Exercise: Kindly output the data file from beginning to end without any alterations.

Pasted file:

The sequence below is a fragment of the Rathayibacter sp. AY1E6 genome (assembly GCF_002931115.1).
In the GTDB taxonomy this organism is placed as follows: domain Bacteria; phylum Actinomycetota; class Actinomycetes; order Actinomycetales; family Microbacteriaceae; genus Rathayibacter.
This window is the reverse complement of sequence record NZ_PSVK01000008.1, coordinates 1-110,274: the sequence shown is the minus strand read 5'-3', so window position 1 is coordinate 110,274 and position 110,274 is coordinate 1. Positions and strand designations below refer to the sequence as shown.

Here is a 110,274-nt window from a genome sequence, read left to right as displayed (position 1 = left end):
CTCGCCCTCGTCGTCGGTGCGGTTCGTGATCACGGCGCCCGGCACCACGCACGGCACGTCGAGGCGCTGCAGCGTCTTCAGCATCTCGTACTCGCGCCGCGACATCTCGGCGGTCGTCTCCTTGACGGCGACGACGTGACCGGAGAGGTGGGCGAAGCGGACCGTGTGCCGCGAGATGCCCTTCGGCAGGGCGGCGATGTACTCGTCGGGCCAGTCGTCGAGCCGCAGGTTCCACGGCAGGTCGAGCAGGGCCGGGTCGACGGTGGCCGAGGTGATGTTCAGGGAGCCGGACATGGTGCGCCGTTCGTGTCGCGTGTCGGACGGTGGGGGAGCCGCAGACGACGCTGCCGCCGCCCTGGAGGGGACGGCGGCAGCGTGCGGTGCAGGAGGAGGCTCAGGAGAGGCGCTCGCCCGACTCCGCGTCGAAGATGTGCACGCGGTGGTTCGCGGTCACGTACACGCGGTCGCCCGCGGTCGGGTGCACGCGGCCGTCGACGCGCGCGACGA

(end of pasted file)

The sequence below is a fragment of the Rathayibacter sp. AY1E6 genome (assembly GCF_002931115.1).
In the GTDB taxonomy this organism is placed as follows: domain Bacteria; phylum Actinomycetota; class Actinomycetes; order Actinomycetales; family Microbacteriaceae; genus Rathayibacter.
This window is the reverse complement of sequence record NZ_PSVK01000008.1, coordinates 1-110,274: the sequence shown is the minus strand read 5'-3', so window position 1 is coordinate 110,274 and position 110,274 is coordinate 1. Positions and strand designations below refer to the sequence as shown.

Here is a 110,274-nt window from a genome sequence, read left to right as displayed (position 1 = left end):
CTCGCCCTCGTCGTCGGTGCGGTTCGTGATCACGGCGCCCGGCACCACGCACGGCACGTCGAGGCGCTGCAGCGTCTTCAGCATCTCGTACTCGCGCCGCGACATCTCGGCGGTCGTCTCCTTGACGGCGACGACGTGACCGGAGAGGTGGGCGAAGCGGACCGTGTGCCGCGAGATGCCCTTCGGCAGGGCGGCGATGTACTCGTCGGGCCAGTCGTCGAGCCGCAGGTTCCACGGCAGGTCGAGCAGGGCCGGGTCGACGGTGGCCGAGGTGATGTTCAGGGAGCCGGACATGGTGCGCCGTTCGTGTCGCGTGTCGGACGGTGGGGGAGCCGCAGACGACGCTGCCGCCGCCCTGGAGGGGACGGCGGCAGCGTGCGGTGCAGGAGGAGGCTCAGGAGAGGCGCTCGCCCGACTCCGCGTCGAAGATGTGCACGCGGTGGTTCGCGGTCACGTACACGCGGTCGCCCGCGGTCGGGTGCACGCGGCCGTCGACGCGCGCGACGA